Members of the EMVCo corporation include Visa, Mastercard, American Express, Discover, JCB International and China UnionPay. But EMVCo casts a wide net of technology providers and payments organizations that it communicates with when developing specs. It's a list that includes virtually every key payments company, technology provider, security firm or financial services organization.
Some firms provide feedback, while others more closely engage with EMVCo in supporting the payments ecosystem — such as the European Payments Council, U.S. Payments Forum, W3C, and Payment Card Industry Security Standards Council.
"I think that EMVCo does what it does very well, and the growth of alternative payments and payment delivery channels like the W3C Payment initiative actually help to clarify their role," said Thad Peterson, senior analyst with Aite Group. "They are about the secure transmission of data for the global payment card networks, and they are clear that this is their remit."
Other payment alternatives are increasingly visible and garnering a larger share of the non-card payment ecosystem, and EMVCo doesn’t really need to be concerned about that, Peterson added.
"Payment cards dominate global non-cash payments and while growth of alternatives will continue to expand, the global card networks will be core to payments for the foreseeable future," Peterson said. "The work that EMVCo is doing to increase the security around card based transactions is important to every player in the ecosystem, whether or not they are a card network participant."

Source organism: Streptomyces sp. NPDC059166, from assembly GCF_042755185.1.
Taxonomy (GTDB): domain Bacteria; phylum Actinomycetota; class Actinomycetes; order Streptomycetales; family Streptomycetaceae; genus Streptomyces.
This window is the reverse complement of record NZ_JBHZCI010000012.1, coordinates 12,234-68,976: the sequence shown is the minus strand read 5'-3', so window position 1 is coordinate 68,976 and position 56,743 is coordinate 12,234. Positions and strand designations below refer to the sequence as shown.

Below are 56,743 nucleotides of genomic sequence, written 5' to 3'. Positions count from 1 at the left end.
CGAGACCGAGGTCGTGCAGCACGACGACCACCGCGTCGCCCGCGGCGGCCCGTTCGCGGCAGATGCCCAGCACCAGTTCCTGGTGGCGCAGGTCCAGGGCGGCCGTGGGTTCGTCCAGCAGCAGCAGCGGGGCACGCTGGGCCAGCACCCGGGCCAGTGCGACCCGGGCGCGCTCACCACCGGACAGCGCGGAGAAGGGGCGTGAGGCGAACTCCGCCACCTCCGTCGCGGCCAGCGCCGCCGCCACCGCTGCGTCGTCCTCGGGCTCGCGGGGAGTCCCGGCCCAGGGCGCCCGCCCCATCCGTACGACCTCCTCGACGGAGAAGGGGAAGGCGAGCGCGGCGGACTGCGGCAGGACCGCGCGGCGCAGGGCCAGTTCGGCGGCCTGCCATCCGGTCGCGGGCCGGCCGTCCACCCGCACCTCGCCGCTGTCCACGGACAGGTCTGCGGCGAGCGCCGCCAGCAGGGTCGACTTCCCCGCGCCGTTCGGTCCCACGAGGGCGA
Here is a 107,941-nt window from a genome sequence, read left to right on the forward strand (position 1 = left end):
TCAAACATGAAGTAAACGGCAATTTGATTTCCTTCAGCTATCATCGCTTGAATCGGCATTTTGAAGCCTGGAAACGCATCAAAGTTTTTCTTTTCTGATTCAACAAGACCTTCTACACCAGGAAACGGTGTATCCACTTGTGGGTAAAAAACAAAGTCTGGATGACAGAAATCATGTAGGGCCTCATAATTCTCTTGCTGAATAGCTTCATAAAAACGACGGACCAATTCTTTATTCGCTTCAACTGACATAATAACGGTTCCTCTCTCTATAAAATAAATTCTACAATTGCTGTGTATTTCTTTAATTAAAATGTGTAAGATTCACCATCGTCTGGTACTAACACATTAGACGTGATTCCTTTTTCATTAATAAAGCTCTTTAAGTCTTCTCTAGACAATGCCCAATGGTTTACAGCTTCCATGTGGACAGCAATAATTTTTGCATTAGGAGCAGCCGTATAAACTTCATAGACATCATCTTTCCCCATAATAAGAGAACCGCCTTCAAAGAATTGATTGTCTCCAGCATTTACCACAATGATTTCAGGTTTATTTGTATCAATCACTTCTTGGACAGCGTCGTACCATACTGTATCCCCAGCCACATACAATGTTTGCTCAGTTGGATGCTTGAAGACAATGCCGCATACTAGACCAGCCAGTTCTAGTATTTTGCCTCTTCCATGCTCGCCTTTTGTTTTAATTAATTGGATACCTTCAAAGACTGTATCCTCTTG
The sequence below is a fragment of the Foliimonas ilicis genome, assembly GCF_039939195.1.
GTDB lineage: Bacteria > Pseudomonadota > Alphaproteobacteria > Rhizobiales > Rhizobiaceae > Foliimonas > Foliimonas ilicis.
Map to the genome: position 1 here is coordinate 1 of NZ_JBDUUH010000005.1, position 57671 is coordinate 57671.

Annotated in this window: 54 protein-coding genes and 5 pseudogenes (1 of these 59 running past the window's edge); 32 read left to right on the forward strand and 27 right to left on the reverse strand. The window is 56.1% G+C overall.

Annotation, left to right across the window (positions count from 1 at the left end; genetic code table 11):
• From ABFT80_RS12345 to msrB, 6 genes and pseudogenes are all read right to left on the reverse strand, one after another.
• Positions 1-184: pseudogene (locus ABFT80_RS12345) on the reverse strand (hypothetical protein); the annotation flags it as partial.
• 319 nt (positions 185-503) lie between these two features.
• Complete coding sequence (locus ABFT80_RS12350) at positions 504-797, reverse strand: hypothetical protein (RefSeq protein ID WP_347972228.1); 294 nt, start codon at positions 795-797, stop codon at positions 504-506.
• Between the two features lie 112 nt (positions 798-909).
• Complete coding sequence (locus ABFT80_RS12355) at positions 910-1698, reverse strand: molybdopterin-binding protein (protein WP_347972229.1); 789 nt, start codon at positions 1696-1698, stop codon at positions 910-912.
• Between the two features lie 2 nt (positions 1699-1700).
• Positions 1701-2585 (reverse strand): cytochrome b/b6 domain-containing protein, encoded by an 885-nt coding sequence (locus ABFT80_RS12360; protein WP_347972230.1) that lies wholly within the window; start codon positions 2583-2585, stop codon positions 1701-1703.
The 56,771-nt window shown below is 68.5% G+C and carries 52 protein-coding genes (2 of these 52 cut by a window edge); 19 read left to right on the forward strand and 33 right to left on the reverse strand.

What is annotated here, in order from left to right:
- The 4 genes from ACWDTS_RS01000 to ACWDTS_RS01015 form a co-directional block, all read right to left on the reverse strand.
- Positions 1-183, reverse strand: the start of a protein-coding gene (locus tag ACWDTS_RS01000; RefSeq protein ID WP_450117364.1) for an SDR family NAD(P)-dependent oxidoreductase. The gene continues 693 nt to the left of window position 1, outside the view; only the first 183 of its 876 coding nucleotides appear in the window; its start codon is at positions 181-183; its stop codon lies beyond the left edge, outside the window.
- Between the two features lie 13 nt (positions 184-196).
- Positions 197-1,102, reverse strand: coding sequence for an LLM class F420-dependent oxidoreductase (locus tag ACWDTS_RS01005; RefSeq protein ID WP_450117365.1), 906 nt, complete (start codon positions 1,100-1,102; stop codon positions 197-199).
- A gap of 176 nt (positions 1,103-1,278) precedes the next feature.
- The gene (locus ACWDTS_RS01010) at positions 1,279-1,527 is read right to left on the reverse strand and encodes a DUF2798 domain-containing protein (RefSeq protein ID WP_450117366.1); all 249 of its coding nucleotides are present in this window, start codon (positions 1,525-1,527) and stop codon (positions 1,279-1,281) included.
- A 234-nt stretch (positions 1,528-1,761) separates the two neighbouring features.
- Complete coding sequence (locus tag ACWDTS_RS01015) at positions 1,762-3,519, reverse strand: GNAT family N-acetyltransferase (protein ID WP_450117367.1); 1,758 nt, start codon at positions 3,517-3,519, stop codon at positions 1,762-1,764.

Merchants get a say
Even more telling in the growth cycle of EMVCo is that it counts merchant organizations among those it considers important voices on its board of advisors. This had not always been the case, leading to some animosity among merchants who already had plenty of darts to throw at the card brands regarding the costs of card acceptance.
The Merchant Advisory Group is a member of the EMVCo board of advisors and, while it may not be a perfect system, the merchants have found it to be a much better process than making comments after the decisions have been made.
"We have spent a lot of time with both EMVCo on the specification and the networks on the implementation of Secure Remote Commerce," said John Drechny, CEO of Merchant Advisory Group. "Many of our suggestions have been taken and we believe the spec is better because we had the ability to be part of the conversation."
That type of input doesn’t mean merchants in general still don’t have concerns around the implementation. And once EMVCo puts a tool in place, the deployment and operating rules fall to the networks.